A Job, Woe is Me
Jobs can be given negative reputations because they may be perceived as in opposition to entrepreneurship or being self-employed. Somehow, somewhere the mind virus spread that if you’re not a corporate CEO, franchiser or “doing my own thing” a professional must treat a job as a last resort.
Respectable work within organizational life has taken a backseat to the egoism associated with flaunting social media status success. But there are entrepreneurs who also have (and had prior to) organizational jobs, with the wise advising on how to actualize benefit from both endeavors simultaneously.
If an aspiring entrepreneur never had a job before, I’d introduce the idea to obtain one if not for the mere experience of knowing what it’s like to serve another person with value. Not to mention knowing how to avoid HR blunders [I’m reminded of a professional who told me a 19-year-old CTO informed her at the interview he was only looking for candidates between the ages of 19-23.] For more discussion on how to counteract this, see my article on intrapreneurship.
A Job, How to Utilize Thee
When you learn about some of the families that tend to have generational business longevity, holding family offices, you realize the family heads don’t just throw their relatives in leadership roles unless they could care less about value.
Family offices with integrity have to learn the basics, the fundamentals and humility of what it’s like to work on the front lines as a direct value deliverer; they have to learn how to serve people before acquiring the power to lead people. The symbiotic relationship between the customer and the occupation is honed through having a job.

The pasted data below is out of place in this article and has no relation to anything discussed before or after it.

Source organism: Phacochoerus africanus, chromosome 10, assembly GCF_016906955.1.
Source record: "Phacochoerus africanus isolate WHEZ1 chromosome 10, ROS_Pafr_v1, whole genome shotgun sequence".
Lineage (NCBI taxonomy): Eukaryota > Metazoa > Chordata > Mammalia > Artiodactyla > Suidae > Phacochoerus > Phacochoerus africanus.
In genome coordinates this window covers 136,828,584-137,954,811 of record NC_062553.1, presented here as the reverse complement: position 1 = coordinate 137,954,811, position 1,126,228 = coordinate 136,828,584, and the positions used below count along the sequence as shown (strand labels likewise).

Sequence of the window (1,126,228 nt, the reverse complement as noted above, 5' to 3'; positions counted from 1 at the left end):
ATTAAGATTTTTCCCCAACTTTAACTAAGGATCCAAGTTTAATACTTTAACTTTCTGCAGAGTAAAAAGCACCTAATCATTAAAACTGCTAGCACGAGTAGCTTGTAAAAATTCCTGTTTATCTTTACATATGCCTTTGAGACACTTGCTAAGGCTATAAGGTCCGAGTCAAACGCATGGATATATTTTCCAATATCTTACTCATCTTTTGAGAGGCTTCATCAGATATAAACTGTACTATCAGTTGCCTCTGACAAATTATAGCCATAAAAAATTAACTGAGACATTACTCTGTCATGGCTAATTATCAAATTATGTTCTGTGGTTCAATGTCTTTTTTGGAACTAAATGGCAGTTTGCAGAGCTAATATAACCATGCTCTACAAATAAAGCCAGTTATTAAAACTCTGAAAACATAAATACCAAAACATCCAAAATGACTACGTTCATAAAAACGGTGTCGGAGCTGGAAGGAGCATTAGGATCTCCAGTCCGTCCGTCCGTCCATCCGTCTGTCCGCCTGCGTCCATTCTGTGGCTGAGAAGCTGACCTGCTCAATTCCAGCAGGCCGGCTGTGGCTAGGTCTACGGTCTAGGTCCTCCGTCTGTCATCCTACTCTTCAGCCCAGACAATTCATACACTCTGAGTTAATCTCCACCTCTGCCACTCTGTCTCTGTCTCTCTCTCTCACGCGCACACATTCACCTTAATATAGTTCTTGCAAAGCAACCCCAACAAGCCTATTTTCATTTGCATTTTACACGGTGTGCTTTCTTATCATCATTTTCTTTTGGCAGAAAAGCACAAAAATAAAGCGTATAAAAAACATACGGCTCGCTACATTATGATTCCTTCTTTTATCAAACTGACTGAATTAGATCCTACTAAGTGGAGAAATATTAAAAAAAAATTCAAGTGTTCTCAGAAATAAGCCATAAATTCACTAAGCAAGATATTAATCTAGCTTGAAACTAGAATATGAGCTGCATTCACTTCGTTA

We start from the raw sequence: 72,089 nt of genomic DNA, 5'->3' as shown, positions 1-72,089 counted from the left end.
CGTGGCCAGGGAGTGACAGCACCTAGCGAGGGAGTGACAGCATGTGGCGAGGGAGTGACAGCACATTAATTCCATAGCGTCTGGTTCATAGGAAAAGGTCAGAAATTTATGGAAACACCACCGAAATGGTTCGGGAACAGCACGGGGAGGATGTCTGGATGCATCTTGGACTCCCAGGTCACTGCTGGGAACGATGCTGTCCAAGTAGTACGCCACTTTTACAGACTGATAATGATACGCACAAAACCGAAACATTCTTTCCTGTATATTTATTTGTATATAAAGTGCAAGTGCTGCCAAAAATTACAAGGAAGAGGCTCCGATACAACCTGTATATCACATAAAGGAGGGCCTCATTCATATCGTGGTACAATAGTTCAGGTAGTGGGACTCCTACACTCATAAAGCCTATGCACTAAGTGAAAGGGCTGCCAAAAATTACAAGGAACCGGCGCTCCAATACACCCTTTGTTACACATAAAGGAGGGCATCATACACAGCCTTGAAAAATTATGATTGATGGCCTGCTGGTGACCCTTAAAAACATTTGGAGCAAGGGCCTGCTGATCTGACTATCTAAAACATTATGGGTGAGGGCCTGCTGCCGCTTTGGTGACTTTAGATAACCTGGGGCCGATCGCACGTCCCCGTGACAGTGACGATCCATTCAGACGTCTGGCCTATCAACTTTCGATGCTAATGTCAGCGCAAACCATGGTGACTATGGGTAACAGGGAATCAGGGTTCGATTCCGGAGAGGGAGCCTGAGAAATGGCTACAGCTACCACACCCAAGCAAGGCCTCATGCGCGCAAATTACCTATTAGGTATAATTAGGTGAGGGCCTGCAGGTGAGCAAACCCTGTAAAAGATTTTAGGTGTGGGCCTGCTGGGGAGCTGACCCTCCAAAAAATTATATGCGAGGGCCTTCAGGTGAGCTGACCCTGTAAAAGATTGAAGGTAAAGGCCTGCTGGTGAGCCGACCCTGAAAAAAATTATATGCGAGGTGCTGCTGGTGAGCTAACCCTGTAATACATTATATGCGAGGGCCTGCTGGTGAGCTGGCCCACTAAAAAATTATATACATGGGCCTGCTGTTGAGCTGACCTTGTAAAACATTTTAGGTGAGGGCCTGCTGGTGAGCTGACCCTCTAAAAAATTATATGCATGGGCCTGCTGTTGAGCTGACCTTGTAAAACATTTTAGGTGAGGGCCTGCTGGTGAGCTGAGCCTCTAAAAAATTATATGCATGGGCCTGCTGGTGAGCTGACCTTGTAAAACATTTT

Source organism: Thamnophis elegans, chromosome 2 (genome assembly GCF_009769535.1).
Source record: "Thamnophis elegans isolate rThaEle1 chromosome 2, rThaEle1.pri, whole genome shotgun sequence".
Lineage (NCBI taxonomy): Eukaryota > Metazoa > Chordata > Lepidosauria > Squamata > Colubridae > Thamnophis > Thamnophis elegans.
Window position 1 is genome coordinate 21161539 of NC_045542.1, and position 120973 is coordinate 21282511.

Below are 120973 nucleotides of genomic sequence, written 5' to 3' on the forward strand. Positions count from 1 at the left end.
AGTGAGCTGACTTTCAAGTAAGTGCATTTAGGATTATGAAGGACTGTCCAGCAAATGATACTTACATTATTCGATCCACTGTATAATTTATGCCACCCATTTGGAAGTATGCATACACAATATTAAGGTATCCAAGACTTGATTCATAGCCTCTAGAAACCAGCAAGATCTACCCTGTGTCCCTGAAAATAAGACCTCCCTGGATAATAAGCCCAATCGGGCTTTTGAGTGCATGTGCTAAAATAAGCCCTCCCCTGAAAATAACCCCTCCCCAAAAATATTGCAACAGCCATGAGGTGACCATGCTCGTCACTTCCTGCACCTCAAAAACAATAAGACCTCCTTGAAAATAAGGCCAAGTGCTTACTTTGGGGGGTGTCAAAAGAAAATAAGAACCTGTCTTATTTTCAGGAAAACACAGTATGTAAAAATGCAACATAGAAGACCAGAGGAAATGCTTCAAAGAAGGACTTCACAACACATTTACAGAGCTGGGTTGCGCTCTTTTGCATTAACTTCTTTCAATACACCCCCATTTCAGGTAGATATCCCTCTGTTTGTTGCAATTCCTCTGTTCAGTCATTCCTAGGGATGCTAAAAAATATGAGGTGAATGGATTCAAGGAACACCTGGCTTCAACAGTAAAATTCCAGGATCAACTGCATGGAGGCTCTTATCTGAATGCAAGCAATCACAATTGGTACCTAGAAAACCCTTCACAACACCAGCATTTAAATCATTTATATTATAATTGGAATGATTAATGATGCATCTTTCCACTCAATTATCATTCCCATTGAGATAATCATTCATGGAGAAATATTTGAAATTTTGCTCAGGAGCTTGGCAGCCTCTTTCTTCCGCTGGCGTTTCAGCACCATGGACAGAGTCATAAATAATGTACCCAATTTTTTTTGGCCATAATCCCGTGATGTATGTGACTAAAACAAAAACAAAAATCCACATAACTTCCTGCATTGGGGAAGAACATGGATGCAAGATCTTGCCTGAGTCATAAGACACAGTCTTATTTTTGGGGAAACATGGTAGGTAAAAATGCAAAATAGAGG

Operating in a space where people relations of the highest caliber is a necessity to do the work beyond well, I can gauge how much depth a person absorbed being in a job by how focused they are on the value trail, from gaining skills to delivering that value to another person, tracking the scope.
While anyone can set up an LLC online, understanding customers, handling conflict and the diplomatic rigors associated with a day-to-day work environment cannot be simply purchased online. Those capabilities can be simulated in workshop trainings and will develop in an organizational environment.
Sometimes people are surprised by just how much value they provided when giving a new look at their credentials; it can also be easy to overlook them because it was “just a job.”
Similar to how striking out on one’s own can be launched from a job, a job has the ability to craft a career. It warrants attention.
Here I’ll describe the relationship between the job and career as the terms tend to be used interchangeably but aren’t the same. Ideally, having clarity on the functions for them can help with better goal planning, seeing the gains each offers when worked with.
Career + Job
The career is long-term, often designated with a profession [lawyer, sales professional, doctor, mechanical engineer, software engineer].
The job is short-term, often designated with a title that can become a profession [law intern, sales associate, medical assistant, mechanical engineer intern].
The career can align with a vocation, a purpose or raison d’être but doesn’t have to. Committing enough years to build a career’s skill set may induce insight into serving in this way as part of a larger, planetary mission.